Unison pushes for four-day work week for NHS staff and police

Unison pushes for four-day work week for NHS staff and police

22 Jun    Finance News, News

Unison, the UK’s largest union, is urging the next government to enshrine the right to a four-day work week for all workers, following a vote of support from its members.

Representing public service workers, including NHS staff and police, Unison delegates passed a motion demanding legislative action to encourage employers to adopt this new work model.

“Trade unions fought for an eight-hour day in the 19th century and a two-day weekend in the 20th. In the 21st century, it is time to take the next step and win a four-day week with fair pay for all,” the union stated.

This motion adds pressure on Labour to consider implementing a four-day work week if they secure victory in the upcoming election, as current polls suggest. Since 2019, Unison has donated over £8 million to Labour, positioning itself as one of the party’s most significant financial backers.

However, Unison’s proposal is not without controversy. The union, boasting over 1.3 million members, represents workers in many essential public services. Critics argue that a four-day work week may not be viable for sectors already under strain.

Julian Jessop, an economics fellow at the Institute of Economic Affairs, voiced his concerns: “There are some services where a four-day working week is not a realistic option. Doctors are already struggling to provide enough GP appointments – how can they see 25% more patients in a day?”

Unison represents employees at South Cambridgeshire District Council, the first UK council to implement a four-day week with no loss of pay. The government has been closely monitoring this policy due to concerns about its impact on taxpayers.

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Christina McAnea, Unison’s general secretary, believes a shorter working week is inevitable with the rise of artificial intelligence expected to reduce workloads. However, a spokesman did not confirm whether Unison staff would also transition to a shorter week.

Ms McAnea emphasised the need for a new approach to workplace organisation and progressive policies to secure livelihoods and wellbeing. “The pandemic proved that people could do their jobs from home and still be efficient. A four-day working week is the next big step,” she added.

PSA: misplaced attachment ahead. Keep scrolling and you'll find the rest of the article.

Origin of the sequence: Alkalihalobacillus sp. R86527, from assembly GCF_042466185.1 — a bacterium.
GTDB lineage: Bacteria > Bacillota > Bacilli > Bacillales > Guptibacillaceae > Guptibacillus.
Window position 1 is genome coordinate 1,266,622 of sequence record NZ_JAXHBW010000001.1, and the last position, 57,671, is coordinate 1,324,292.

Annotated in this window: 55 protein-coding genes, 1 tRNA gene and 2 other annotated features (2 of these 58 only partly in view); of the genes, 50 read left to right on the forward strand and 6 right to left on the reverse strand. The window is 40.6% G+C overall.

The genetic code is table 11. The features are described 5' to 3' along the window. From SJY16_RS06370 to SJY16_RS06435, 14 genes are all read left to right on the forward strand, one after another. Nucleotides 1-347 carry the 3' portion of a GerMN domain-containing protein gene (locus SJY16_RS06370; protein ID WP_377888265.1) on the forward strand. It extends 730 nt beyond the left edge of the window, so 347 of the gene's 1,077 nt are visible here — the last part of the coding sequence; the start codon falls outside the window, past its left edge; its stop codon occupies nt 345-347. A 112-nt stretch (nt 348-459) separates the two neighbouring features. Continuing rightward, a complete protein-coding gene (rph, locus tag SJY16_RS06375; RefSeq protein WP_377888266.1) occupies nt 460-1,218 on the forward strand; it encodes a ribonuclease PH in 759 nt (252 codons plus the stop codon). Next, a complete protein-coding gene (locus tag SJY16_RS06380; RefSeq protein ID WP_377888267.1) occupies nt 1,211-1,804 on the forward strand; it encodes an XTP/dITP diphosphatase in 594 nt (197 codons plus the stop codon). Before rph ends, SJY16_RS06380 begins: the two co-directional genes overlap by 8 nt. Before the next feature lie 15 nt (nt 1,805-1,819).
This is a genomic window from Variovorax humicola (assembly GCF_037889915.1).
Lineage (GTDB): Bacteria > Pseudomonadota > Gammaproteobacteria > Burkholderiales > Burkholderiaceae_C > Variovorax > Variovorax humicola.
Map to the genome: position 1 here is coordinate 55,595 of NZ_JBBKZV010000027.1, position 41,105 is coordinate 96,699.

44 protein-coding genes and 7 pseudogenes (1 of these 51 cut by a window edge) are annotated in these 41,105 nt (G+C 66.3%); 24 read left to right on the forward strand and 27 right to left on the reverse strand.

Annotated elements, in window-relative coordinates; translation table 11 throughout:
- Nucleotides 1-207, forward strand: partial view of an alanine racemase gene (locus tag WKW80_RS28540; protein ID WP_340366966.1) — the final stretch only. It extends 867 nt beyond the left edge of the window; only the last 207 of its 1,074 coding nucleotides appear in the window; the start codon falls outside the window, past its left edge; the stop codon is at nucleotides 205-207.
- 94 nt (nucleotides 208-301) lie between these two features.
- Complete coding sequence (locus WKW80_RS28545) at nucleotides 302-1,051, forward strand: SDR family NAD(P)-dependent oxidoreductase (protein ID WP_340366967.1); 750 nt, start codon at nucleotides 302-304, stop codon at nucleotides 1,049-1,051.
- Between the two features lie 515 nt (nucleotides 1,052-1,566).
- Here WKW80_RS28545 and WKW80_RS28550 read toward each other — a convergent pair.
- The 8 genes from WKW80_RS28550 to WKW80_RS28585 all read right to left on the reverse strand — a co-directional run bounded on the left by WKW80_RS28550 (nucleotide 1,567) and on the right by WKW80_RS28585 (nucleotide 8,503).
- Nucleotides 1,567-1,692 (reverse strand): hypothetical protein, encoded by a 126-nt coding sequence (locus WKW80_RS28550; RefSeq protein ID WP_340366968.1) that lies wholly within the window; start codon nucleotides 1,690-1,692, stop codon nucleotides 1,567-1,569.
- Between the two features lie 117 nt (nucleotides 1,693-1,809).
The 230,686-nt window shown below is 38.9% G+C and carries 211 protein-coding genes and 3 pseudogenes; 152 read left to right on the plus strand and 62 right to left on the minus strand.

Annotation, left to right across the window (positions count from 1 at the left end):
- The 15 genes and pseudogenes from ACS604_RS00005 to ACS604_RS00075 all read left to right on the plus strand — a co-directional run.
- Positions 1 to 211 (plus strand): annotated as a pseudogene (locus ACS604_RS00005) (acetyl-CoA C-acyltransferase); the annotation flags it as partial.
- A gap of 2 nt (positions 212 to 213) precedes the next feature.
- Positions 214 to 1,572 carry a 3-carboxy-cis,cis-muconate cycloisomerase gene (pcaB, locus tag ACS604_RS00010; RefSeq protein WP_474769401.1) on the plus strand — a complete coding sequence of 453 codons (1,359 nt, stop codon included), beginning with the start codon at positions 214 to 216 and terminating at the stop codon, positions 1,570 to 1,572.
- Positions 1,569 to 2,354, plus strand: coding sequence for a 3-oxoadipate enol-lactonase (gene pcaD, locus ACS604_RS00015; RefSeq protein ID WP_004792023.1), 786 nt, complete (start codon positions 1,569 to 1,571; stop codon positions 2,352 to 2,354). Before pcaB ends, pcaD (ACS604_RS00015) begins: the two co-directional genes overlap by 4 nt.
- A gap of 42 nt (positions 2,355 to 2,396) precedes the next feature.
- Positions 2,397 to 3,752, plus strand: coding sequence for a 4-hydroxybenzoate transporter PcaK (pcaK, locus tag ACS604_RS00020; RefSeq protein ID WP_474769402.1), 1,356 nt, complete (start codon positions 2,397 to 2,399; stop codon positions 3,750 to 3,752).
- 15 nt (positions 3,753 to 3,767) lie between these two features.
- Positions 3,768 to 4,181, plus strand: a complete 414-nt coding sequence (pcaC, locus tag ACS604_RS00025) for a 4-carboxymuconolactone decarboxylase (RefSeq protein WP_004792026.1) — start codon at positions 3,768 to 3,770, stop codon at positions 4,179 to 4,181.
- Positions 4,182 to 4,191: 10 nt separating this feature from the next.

The Public and Commercial Services (PCS) union, representing public sector workers, has similarly called for a significant reduction in working hours without a cut in salaries.

In 2022, over 3,000 employees across 61 businesses participated in a nationwide pilot of a four-day work week with no loss of pay. Researchers found that businesses saw a 1.4% increase in revenue and a 65% reduction in sick days by the end of the six-month trial, with only three companies discontinuing the scheme.

Notably, the CEO of British challenger bank Atom reported improvements in every metric since adopting a four-day week.

Following the successful UK pilot, campaigners urged MPs to legislate a four-day work week, hailing the trial as a significant breakthrough. The concept is gaining international interest, with other countries also exploring the idea. French President Emmanuel Macron recently had to delay a labour summit on the topic due to participant holidays.

A poll commissioned by the 4 Day Week Campaign revealed broad support among UK adults, with 67% of Tory voters, 69% of Labour voters, and 74% of Liberal Democrat voters in favour of a four-day working week.

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Increasingly, companies are considering this work model to attract talent, as evidenced by the billionaire Issa brothers trialling a four-day week at Asda to address managerial discontent.

Unison’s push for a four-day work week represents a significant shift in the dialogue around work-life balance and productivity in the UK, potentially heralding a major change in labour practices if Labour takes power.

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